B. Respondent

Respondent denies Complainant’s allegations and Complainant’s characterization of intentions of the Respondent in the acquisition and intended use of domain name <>.


The Respondent is a practicing oral surgeon in northern Virginia and has no intention of practicing dentistry in any other location.


The Respondent acquired <> together with other national metro (location) oriented dental domain names – domains which Respondent is currently organizing and intends to use in a national on-line dental information network.


“” is not identical to “Boston Dental”.


Respondent acquired the domain name on October 14, 1998, more than a year before Complainant applied for a trademark on November 22, 1999, and two years before the trademark was registered on January 2001.


Respondent states his first knowledge of the existence of Complainant came through a letter from Complainant approximately two months ago. 


C. Additional Submissions




For the reasons set forth below, the Panel finds that Complainant has proven that the domain name should be transferred.



Paragraph 15(a) of the Rules for Uniform Domain Name Dispute Resolution Policy (the “Rules”) instructs this Panel to “decide a complaint on the basis of the statements and documents submitted in accordance with the Policy, these Rules and any rules and principles of law that it deems applicable.”


Paragraph 4(a) of the Policy requires that the Complainant must prove each of the following three elements to obtain an order that a domain name should be cancelled or transferred:


(1) the domain name registered by the Respondent is identical or confusingly similar to a trademark or service mark in which the Complainant has rights;

(2) the Respondent has no rights or legitimate interests in respect of the domain name; and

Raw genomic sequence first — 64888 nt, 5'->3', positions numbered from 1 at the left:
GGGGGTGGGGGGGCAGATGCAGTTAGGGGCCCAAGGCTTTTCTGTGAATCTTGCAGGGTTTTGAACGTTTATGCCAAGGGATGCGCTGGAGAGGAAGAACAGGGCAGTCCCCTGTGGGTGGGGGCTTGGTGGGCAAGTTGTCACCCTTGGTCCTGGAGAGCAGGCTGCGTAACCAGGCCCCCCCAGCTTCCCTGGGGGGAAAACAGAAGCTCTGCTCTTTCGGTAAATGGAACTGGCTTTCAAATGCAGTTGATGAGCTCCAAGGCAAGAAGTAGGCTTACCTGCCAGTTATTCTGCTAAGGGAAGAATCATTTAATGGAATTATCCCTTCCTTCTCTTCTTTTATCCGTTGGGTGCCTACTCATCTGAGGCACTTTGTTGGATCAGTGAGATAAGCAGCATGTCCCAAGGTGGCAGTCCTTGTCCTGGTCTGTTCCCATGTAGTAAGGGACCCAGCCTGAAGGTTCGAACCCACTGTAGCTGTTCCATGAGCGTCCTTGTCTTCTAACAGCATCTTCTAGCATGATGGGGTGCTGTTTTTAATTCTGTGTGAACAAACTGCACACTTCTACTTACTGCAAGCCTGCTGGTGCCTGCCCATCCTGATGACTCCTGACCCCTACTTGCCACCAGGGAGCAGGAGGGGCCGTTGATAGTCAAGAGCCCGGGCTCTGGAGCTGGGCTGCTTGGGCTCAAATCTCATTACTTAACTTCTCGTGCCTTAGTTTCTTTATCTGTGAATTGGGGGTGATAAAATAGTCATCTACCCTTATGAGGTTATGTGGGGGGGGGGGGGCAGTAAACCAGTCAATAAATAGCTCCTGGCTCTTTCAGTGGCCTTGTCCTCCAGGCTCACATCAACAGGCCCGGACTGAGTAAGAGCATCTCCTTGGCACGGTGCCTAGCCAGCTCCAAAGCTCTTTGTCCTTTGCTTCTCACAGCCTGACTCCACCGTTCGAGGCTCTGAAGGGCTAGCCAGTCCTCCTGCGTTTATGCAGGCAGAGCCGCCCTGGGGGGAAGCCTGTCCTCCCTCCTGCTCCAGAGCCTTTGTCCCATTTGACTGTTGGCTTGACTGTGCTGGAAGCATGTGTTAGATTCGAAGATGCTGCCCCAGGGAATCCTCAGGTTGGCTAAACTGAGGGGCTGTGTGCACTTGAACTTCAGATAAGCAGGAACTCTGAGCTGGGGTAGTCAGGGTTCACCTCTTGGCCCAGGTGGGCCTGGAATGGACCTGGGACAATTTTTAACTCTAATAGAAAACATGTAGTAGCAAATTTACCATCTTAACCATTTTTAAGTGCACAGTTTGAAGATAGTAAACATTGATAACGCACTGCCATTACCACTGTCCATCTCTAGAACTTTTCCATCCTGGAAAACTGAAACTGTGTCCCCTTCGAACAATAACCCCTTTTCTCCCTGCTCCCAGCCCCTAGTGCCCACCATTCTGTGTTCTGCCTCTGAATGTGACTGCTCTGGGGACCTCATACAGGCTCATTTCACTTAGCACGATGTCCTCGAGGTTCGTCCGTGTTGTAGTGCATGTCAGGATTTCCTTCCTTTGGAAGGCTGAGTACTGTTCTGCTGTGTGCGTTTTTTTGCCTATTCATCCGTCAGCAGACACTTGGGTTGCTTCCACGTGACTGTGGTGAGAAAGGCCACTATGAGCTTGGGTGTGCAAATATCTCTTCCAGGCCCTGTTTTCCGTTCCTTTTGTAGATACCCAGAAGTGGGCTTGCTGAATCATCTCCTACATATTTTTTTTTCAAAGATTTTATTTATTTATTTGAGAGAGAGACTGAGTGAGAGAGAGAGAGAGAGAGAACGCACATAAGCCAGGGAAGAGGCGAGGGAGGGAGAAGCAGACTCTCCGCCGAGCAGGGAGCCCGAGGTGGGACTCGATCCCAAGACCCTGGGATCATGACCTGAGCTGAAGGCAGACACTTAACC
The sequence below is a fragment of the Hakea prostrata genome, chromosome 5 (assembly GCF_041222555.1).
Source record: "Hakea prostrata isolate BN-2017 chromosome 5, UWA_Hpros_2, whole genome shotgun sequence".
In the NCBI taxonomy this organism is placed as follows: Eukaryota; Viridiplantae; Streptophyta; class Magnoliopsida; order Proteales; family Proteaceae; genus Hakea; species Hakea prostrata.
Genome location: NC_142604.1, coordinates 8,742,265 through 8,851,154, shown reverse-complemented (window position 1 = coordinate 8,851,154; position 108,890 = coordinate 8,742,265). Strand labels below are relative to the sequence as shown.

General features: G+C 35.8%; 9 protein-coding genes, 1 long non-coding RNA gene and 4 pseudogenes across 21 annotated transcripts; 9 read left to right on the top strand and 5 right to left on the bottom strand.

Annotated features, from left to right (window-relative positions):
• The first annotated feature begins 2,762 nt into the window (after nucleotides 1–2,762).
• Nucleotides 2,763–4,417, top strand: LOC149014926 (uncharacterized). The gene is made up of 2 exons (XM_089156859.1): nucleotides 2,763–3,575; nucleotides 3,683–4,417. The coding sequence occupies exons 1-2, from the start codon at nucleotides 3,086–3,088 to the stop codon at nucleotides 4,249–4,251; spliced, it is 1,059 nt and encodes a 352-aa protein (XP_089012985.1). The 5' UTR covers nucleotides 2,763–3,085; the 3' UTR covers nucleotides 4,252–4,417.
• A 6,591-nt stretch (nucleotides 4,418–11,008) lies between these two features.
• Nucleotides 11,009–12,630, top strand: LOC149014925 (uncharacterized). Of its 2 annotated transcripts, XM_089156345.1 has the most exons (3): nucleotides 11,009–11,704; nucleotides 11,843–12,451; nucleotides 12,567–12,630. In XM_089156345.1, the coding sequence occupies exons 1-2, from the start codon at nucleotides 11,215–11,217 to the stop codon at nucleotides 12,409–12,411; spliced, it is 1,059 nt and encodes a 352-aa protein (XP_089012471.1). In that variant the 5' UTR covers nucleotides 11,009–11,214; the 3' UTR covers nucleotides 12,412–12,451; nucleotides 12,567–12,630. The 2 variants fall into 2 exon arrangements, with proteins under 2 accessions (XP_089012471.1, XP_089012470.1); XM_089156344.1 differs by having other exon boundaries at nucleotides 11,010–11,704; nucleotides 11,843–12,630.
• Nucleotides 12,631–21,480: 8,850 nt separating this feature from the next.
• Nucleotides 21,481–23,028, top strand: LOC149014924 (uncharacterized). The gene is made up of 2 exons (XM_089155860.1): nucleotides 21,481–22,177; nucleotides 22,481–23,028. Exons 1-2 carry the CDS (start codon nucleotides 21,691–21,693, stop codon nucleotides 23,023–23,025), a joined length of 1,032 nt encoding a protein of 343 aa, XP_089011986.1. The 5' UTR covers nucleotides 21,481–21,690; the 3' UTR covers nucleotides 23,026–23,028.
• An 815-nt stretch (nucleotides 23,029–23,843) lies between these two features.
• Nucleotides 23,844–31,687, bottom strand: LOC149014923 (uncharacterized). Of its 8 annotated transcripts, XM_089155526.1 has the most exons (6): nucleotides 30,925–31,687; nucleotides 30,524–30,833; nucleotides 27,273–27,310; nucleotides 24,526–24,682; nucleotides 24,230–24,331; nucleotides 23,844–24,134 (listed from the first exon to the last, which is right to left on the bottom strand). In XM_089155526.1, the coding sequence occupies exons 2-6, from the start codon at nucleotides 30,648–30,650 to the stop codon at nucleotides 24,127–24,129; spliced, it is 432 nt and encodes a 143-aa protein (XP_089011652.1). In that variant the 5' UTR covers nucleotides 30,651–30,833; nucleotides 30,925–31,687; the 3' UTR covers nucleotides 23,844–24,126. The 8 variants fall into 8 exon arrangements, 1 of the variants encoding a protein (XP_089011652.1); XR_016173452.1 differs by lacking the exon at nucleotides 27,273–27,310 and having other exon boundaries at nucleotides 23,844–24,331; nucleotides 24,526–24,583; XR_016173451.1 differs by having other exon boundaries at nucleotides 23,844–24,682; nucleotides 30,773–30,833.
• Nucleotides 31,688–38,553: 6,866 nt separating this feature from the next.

(3) the domain name has been registered and is being used in bad faith.


Identical and/or Confusingly Similar

The Panel finds that Complainant’s extensive use of the BOSTON DENTAL mark since 1982 entitled him to common law rights in BOSTON DENTAL at the time that Respondent acquired the domain name on November 14, 1998.  See, Inc. v. Quo, DTV2000-0001 (WIPO Oct. 4, 2000) (finding that the Complainant has common law rights in BROADCASTAMERICA.COM, given extensive use of that mark to identify Complainant as the source of broadcast services over the Internet, and evidence that there is wide recognition with the BROADCASTAMERICA.COM mark among Internet users as to the source of broadcast services).


The Panel finds that the domain name is identical to and confusingly similar to Complainant’s mark because there is a strong likelihood that Internet users will confuse Respondent’s website with Complainant’s dental practice.  See Brambles Industries Ltd. v. Geelong Car Co. Pty. Ltd., trading as Geelong City Motors, D2000-1153 (WIPO Oct. 17, 2000) (finding that the domain name <> is confusingly similar because the combination of the two words "brambles" and "equipment" in the domain name implies that there is an association with the Complainant’s business); see also Perot Sys. Corp. v., FA 95312 (Nat. Arb. Forum Aug. 29, 2000) (finding that given the similarity of the Complainant’s marks with the domain name, consumers will presume the domain name is affiliated with the Complainant …the Respondent is attracting Internet users to a website, for commercial gain, by creating a likelihood of confusion with the Complainant’s mark as to the source, sponsorship, or endorsement of the Respondent’s website).